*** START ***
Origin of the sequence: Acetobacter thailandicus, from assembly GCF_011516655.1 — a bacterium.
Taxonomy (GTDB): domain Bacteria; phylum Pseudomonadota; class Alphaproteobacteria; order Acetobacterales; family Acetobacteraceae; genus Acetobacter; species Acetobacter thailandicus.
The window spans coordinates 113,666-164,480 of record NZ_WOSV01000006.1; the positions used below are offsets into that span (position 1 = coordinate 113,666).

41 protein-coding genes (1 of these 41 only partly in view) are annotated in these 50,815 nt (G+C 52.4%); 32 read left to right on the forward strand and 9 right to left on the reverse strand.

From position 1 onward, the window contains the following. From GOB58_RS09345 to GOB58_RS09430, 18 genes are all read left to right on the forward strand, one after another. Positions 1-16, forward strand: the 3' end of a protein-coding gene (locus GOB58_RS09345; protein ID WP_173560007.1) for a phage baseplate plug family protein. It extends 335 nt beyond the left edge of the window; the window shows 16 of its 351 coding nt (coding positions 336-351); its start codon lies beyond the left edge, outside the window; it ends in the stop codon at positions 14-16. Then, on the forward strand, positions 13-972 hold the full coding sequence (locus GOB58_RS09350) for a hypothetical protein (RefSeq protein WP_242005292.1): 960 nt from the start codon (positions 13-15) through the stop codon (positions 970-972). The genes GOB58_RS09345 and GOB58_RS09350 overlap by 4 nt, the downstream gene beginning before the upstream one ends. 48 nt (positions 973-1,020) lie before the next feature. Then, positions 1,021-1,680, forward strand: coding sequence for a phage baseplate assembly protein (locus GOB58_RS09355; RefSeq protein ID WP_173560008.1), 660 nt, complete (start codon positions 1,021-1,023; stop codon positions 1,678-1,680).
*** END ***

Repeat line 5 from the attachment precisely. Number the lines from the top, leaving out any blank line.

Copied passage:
From position 1 onward, the window contains the following. From GOB58_RS09345 to GOB58_RS09430, 18 genes are all read left to right on the forward strand, one after another. Positions 1-16, forward strand: the 3' end of a protein-coding gene (locus GOB58_RS09345; protein ID WP_173560007.1) for a phage baseplate plug family protein. It extends 335 nt beyond the left edge of the window; the window shows 16 of its 351 coding nt (coding positions 336-351); its start codon lies beyond the left edge, outside the window; it ends in the stop codon at positions 14-16. Then, on the forward strand, positions 13-972 hold the full coding sequence (locus GOB58_RS09350) for a hypothetical protein (RefSeq protein WP_242005292.1): 960 nt from the start codon (positions 13-15) through the stop codon (positions 970-972). The genes GOB58_RS09345 and GOB58_RS09350 overlap by 4 nt, the downstream gene beginning before the upstream one ends. 48 nt (positions 973-1,020) lie before the next feature. Then, positions 1,021-1,680, forward strand: coding sequence for a phage baseplate assembly protein (locus GOB58_RS09355; RefSeq protein ID WP_173560008.1), 660 nt, complete (start codon positions 1,021-1,023; stop codon positions 1,678-1,680).